"}
Film

Star Trek Into Darkness

The bromance continues

Thursday, May 16, 2013

Director JJ Abrams has followed up his sensational 2009 Star Trek reboot with a sparkling 3D sequel.

The core of the earlier film is present and correct: Chris Pine as the unfeasibly handsome junior Kirk; Zachary Quinto as the fringed logician Spock; Zoe Saldana—her status subtly enhanced after her leading role in James Cameron’s Avatar—as the lissome Uhuru; Karl Urban as grandstanding medical officer Bones; and Britain’s Simon Pegg as engine-room supremo Scotty, gamely approximating a Scottish accent about half the time.

Abrams also maintains the glistening visuals of his earlier film; Into Darkness is slathered in so much lens flare it looks like a Kylie Minogue video. And the flashes of crackling, knowing comedy have been retained, punctuating the shuddering fight scenes and chase sequences that are the very currency of the action blockbuster.

The film picks up shortly after its predecessor left off. Kirk is firmly installed in the Enterprise chair, Spock his first officer, and a mission is in progress. Abrams orchestrates an opening scene that mixes all the above-mentioned ingredients in a 100-proof cocktail, designed to get the audience instantly drunk.

Still burdened by the destruction of Vulcan, Spock is attempting to prevent a planet’s incineration by a giant volcano; Kirk flouts the Starfleet prime directive by allowing the primitive inhabitants to clap eyes on the USS Enterprise as it rises from the seabed to deliver Spock from the point of death.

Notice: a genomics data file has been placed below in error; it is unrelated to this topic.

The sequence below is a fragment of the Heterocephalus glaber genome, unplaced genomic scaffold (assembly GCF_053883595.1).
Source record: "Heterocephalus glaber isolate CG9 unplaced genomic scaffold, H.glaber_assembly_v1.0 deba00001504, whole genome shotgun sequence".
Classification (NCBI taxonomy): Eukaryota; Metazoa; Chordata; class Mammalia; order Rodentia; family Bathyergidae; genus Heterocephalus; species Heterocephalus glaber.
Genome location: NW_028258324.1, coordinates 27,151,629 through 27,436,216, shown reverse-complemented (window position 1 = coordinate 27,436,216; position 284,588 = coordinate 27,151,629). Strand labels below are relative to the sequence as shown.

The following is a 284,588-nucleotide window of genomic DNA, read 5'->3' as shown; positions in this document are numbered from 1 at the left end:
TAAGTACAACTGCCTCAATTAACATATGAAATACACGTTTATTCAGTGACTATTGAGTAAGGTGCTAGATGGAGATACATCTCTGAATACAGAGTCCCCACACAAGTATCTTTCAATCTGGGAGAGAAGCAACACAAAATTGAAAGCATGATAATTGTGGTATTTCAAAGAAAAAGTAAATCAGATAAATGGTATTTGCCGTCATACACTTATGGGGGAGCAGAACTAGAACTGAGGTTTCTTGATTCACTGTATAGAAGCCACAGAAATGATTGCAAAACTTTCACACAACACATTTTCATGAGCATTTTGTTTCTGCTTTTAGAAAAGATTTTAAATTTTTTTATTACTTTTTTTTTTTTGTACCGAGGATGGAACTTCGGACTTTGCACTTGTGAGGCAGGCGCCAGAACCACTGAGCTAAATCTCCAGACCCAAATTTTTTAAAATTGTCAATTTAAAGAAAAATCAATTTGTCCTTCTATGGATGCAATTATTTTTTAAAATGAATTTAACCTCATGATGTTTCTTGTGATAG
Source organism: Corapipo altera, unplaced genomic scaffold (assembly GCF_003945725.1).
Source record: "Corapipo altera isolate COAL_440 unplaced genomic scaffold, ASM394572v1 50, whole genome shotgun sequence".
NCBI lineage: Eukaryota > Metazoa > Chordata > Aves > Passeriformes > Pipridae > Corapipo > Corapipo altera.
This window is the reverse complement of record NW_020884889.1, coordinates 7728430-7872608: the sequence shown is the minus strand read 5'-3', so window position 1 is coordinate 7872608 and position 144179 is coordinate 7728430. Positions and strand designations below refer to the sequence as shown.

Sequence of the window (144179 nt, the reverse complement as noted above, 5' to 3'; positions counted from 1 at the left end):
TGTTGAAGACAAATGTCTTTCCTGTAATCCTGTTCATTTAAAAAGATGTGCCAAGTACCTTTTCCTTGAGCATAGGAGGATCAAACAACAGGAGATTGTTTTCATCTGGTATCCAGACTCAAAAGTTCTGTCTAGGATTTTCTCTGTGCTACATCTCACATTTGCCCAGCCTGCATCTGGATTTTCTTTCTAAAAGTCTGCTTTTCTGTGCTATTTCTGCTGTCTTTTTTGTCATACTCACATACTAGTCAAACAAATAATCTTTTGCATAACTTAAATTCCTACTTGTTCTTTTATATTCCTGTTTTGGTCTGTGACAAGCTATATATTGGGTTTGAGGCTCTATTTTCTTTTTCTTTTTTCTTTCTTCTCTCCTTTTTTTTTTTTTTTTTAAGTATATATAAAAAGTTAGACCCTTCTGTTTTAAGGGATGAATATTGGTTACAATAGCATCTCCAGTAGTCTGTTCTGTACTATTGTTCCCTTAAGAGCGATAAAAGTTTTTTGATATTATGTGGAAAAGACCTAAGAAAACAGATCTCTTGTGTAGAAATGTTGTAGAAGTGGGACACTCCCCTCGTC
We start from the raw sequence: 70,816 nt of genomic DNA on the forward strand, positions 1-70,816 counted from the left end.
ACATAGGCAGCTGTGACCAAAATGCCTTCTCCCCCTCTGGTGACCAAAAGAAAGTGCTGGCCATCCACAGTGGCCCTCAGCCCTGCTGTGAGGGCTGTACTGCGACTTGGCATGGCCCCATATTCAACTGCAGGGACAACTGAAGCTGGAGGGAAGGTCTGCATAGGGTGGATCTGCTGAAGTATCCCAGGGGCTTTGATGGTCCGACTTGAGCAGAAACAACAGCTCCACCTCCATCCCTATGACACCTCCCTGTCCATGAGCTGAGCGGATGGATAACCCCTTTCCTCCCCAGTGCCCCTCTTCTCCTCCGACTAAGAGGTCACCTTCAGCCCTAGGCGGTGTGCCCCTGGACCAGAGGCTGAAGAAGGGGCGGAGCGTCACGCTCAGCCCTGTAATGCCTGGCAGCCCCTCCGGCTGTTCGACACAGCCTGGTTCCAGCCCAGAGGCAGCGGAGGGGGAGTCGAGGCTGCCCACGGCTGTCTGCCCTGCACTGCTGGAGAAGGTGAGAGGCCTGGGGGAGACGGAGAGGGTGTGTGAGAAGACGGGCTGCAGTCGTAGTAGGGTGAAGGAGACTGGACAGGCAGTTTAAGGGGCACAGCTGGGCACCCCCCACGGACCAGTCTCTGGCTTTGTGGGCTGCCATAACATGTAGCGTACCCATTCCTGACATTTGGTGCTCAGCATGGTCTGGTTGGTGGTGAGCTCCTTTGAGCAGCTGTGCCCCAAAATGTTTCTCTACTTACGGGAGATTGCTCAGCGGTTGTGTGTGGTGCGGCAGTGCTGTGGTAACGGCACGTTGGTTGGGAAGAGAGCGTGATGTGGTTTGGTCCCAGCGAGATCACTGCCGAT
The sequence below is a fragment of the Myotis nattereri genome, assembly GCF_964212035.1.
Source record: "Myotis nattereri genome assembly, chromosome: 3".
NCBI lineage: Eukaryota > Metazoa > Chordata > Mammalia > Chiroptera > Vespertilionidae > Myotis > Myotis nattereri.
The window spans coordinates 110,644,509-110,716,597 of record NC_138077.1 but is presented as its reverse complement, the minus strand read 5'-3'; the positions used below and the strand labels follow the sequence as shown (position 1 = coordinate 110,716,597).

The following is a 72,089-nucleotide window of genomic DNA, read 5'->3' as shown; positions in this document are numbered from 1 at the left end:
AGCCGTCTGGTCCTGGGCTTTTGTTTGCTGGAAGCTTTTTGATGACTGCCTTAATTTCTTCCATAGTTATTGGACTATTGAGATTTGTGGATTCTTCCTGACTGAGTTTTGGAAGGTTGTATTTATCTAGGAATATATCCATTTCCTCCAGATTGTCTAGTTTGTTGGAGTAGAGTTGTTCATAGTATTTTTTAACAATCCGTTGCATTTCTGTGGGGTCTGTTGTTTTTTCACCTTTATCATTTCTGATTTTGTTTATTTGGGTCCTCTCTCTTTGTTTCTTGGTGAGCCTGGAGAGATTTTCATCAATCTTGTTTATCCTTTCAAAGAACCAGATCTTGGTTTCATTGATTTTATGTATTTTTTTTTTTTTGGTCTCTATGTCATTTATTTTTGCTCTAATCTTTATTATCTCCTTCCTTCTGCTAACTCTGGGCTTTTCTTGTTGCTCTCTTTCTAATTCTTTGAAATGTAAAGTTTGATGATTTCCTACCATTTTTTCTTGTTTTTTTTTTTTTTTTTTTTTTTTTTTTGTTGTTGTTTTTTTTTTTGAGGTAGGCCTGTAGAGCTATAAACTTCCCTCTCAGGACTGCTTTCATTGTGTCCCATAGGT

This conflict between military regulation and personal loyalty is allowed to run through the story; it becomes a wedge driven in the overt Kirk-Spock bromance that was such an entertaining feature of the first film. After Spock sends in an official report that exposes Kirk’s fibbing, the rupture is worthy of a tycoon’s divorce. Kirk, furious, is deprived of his command, while Spock is transferred elsewhere. But they can’t stay mad at each other for long, and fortunately a murderous cataclysm erupts that has the happy effect of reuniting them. Benedict Cumberbatch essays the latest in a long line of British supervillains as he arrives, seemingly out of nowhere, to lay waste to a Starfleet base in future London, and follows it up with his own sequel, devastating a military conference in San Francisco. Within seconds, it would seem, Kirk and Spock are reinstalled on the Enterprise bridge, vowing to take Cumberbatch down.